Once again, the control scheme poses the most difficulty with this title, along with some real issues with the ďcameraĒ not tracking what youíre doing. The fights tend to be rather simple, as long as you know what youíre doing, and you can often escape boss fights without a scratch because of abysmal enemy A.I. The puzzles are practically nonexistent, and the only difficulty you might experience is the wholesale slaughter of beasties that ramps up as the game goes along.

Game Mechanics:

As stated before, controls are a definite issue with the Nocturne engine, but they become relatively natural after a while. This game has some major issues with camera positioning -- many, many times I walked off the edge of the screen and the game didnít bother to draw me a new location. People will often get stuck walking in circles before a cinematic, often circling for a good 20 seconds before the game engine gives up and gets on with the cinema anyway. Itís definitely something that could have been fixed with a few more weeks of testing. There are also some display priority issues (fire looking like itís behind a character when you know itís in front of them). The menus are as clear and understandable as the series gets. Take that as you will.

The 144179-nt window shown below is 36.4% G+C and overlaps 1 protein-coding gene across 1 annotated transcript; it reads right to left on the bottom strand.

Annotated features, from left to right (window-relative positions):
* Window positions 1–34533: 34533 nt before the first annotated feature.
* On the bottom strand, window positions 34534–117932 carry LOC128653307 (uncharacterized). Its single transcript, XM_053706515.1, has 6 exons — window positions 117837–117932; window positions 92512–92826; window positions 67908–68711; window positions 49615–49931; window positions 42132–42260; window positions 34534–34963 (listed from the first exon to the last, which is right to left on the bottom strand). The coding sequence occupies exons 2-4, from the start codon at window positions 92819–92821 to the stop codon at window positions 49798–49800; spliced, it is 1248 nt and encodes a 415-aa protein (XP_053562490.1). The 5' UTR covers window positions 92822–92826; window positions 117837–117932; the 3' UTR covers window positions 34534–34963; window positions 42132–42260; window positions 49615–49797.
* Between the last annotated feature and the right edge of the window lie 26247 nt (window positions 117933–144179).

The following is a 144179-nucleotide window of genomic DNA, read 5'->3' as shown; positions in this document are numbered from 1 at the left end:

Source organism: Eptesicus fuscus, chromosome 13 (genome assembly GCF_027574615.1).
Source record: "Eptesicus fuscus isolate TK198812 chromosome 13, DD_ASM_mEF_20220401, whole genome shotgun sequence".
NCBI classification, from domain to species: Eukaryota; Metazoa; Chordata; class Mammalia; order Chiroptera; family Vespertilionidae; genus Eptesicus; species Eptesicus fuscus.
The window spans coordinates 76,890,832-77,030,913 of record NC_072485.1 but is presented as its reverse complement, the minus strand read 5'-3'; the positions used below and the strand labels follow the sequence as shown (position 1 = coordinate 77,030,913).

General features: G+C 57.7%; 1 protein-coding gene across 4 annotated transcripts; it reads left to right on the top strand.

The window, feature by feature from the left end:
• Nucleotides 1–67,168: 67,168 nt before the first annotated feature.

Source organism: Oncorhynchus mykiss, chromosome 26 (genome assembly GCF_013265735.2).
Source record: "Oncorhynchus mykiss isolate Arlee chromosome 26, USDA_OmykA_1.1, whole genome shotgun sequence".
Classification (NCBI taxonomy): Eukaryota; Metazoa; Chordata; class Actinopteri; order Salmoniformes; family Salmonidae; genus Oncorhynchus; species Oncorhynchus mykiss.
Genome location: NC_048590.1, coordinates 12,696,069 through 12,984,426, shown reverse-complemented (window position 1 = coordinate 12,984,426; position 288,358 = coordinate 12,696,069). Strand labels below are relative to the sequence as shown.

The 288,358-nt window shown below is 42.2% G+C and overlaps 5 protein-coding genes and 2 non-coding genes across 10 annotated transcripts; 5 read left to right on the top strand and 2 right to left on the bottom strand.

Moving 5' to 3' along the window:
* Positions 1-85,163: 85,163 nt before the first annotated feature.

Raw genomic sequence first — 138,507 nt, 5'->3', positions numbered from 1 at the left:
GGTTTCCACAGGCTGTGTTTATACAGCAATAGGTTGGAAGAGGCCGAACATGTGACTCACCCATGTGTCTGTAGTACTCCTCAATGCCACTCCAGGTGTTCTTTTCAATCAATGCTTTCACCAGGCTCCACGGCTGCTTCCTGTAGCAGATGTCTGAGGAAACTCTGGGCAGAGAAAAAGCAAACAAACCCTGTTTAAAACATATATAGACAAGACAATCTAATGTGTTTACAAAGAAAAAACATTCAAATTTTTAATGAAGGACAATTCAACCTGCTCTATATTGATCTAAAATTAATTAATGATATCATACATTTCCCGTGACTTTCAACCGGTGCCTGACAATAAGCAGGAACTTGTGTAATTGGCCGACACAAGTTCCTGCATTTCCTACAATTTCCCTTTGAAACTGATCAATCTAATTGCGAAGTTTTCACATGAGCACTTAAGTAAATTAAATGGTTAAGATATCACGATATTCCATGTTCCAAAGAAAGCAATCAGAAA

While it may be the strongest showing of the series (by a hair -- Volume 1 had more atmosphere, but less playability), Blair Witch Volume 3: The Elly Kedward Tale is still a mediocre adventure title. If all three titles were tweaked and re-released in a bundle for a reasonable price, I can imagine picking them up to learn more of the background mythos. But separately, theyíre weak titles that should only be bought by the adventure-starved and Blair Witch-obsessed.

-Sunfall to-Ennien, GameVortex Communications
AKA Phil Bordelon

Minimum System Requirements:

Win98/NT/2K, PII, 233 Celeron, PIII or AMD Athlon, 64 MB RAM (96 for hardware acceleration), 850 MB HD Space

Test System:

AMD K6-III 450 running Windows 98, 256 MB RAM, 6x/24x DVD-ROM, 850 MB free hard drive space, 200 MB free virtual memory, Sound Blaster Live!, Creative Labs TNT2 Ultra w/32 MB RAM

Windows Blair Witch Volume 2: The Legend of Coffin Rock Sony PSOne Star Wars: Demolition

Game Vortex :: PSIllustrated